Japan is building its first overseas military base in Africa’s Djibouti on the Gulf of Aden in an attempt to probe what waters its military can legally reach farthest, analysts say.
In the name of better combating notorious Somali pirates, Japan is busy setting up a 40-million-U.S.-dollar military base, which is expected to be completed early next year.
Currently, some 150 Japanese soldiers battling piracy are stationed in a U.S. base in Djibouti, which is at the southern end of the Red Sea.
The Japanese authorities say some 2,000 Japanese vessels, accounting for 10 percent of the world total, sail through the Gulf of Aden each year. Some 90 percent of Japanese exports rely on the crucial sea lane, which has been overrun by rampant piracy.
The facility, intended to boost the fight against Somali pirates preying on vital shipping lanes, will be Japan’s first foreign military base since World War II.
“This will be the only Japanese base outside our country and the first in Africa,” said Japanese navy Capt. Keizo Kitagawa, commander of the Japanese flotilla deployed with the international anti-piracy task force in the Gulf of Aden. He will oversee establishment of the base.
“We’re deploying here to fight piracy and for our self-defense. Japan is a maritime nation and the increase in piracy in the Gulf of Aden is worrying,” Kitagawa said.
Setting up a Japanese base in Africa would have been unthinkable a few years ago under Japan’s 1947 Peace Constitution, which forbade military deployments abroad. So the emphasis of the new venture is fighting crime — the pirates — rather than on military operations, even though Japanese troops have been deployed overseas since the early 1990s on U.N. peacekeeping missions.
Several Japanese vessels have been attacked by the Somalia pirates over the last couple of years and pressure from the country’s shipping industry was apparently put on the government to step up anti-piracy operations.
The 150,000-ton oil tanker Takayama was hit by rocket-propelled grenades in a 2008 assault but was rescued by a German warship. In 2007, the chemical tanker Golden Mori was hijacked and released after six weeks, apparently after ransom was paid to the sea bandits.
Japanese officials say 90 percent of Japan’s exports are shipped through the Gulf of Aden north into the Red Sea and the Mediterranean.
The new base is expected to be completed in 2011 and will include an airfield for Lockheed Martin P-3 Orion maritime patrol aircraft of Japan’s military and a permanent port facility.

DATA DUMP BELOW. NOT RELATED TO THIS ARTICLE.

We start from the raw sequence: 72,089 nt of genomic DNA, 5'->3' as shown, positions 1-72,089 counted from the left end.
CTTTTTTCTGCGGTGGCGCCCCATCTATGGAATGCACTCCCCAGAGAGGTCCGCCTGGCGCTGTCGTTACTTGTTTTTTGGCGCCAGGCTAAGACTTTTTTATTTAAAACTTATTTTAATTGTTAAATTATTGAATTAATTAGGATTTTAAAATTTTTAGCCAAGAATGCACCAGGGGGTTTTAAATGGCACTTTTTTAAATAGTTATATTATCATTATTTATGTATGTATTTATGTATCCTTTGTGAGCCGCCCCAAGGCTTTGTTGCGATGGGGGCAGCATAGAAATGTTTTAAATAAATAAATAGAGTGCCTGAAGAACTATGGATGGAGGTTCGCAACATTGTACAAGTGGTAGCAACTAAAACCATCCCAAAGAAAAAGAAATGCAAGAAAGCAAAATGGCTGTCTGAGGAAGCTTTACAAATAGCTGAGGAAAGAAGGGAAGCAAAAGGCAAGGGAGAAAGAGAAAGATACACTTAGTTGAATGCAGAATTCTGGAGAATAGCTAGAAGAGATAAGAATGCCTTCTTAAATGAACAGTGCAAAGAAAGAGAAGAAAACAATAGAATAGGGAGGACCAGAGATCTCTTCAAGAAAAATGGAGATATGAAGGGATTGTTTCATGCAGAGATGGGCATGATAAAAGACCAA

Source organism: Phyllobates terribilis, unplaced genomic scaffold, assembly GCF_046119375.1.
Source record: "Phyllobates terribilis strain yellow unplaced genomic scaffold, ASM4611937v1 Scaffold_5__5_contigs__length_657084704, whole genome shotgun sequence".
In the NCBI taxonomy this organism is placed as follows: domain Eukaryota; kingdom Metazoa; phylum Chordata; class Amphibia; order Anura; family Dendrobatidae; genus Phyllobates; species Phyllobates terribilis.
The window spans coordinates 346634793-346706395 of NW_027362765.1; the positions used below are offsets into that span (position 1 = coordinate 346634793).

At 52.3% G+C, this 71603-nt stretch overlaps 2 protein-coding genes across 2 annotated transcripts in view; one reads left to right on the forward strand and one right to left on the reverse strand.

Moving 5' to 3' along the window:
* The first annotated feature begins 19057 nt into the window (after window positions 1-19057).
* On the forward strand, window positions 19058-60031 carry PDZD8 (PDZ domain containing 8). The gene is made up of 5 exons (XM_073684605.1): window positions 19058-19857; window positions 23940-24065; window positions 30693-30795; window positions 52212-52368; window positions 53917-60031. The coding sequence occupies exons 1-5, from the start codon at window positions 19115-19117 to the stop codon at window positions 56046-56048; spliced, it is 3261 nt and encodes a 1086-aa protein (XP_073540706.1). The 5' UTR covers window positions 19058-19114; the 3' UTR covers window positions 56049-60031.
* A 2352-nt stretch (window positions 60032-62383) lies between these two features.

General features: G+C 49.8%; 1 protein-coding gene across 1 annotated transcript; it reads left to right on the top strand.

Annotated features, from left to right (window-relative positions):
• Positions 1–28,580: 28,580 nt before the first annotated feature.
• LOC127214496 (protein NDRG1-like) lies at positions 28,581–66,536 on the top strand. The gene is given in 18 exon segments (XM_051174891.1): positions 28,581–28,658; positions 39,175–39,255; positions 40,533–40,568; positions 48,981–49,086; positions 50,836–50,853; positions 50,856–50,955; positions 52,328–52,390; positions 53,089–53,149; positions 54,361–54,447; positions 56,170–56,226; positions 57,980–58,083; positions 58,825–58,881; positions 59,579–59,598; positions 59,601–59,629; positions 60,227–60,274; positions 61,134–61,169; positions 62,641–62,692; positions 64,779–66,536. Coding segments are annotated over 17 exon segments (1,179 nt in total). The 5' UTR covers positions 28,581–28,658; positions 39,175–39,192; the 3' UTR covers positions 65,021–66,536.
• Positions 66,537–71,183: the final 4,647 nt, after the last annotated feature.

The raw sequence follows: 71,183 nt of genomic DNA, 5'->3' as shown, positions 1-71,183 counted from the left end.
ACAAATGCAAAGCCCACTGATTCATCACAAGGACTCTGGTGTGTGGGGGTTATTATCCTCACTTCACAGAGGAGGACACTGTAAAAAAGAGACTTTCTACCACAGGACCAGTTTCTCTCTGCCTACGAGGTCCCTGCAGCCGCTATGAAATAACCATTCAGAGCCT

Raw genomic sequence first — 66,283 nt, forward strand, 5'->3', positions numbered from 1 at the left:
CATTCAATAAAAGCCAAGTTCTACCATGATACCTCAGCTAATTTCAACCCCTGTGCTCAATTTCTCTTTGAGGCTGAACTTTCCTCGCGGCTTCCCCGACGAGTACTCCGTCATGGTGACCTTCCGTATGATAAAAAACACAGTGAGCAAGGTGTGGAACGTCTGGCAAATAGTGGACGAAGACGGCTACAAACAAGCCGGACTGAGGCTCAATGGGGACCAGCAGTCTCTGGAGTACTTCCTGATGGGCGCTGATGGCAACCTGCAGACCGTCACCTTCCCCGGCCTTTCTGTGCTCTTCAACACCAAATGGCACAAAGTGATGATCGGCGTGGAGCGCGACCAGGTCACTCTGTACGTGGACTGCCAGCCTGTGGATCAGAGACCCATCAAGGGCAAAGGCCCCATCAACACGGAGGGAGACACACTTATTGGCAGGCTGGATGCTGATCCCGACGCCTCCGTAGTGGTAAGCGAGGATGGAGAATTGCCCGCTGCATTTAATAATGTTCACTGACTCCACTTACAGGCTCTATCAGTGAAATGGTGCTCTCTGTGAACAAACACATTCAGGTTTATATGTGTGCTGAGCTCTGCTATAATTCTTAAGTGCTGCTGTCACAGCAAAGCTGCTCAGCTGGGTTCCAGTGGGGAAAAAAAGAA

Japanese personnel are currently housed in accommodations rented from the U.S. base at Camp Lemmonier, a former French Foreign Legion installation near Djibouti’s airport.
The camp, the only U.S. military base in Africa, is occupied by the Combined Joint Task Force-Horn of Africa, a counter-terrorism force deployed there after the Sept. 11, 2001, attacks.
China, which also has several warships attached to the international fleet, has also expressed interest in establish a naval base in the Gulf of Aden.
As with the Japanese, resupply and maintenance is difficult because of the vast distances between the region and their ships’ home ports.
Japanese naval units, including missile destroyers and maritime patrol planes have been operating in the Gulf of Aden since 2009.
The Japanese contingent includes teams from the Special Boarding Unit, modeled on Britain’s Special Boat Service.
The Japanese base, undeniably, would add momentum to the country’s anti-piracy efforts in the region.
But observers say that by establishing the base, the Japanese government is also exploring how far it can go in increasing its military clout in the world.
Moreover, in July 2009, Japanese lawmakers passed the Anti-Piracy Law, which provided Japanese self-defense forces with more mobility to use military power. It also stipulated that the Japanese prime minister could send troops overseas to conduct “anti-piracy” operations without approval of the parliament.
The base in Djibouti is Japan’s latest effort to increase its military influence in the world, analysts say.
The Red Sea state, which is home to the largest overseas French military base and the only US army base in Africa, was picked for its suitable air and sea ports as well as political stability
Many countries are watching closely, and hope the base can play a constructive role in cracking down on Somali pirates and contribute to regional peace and stability.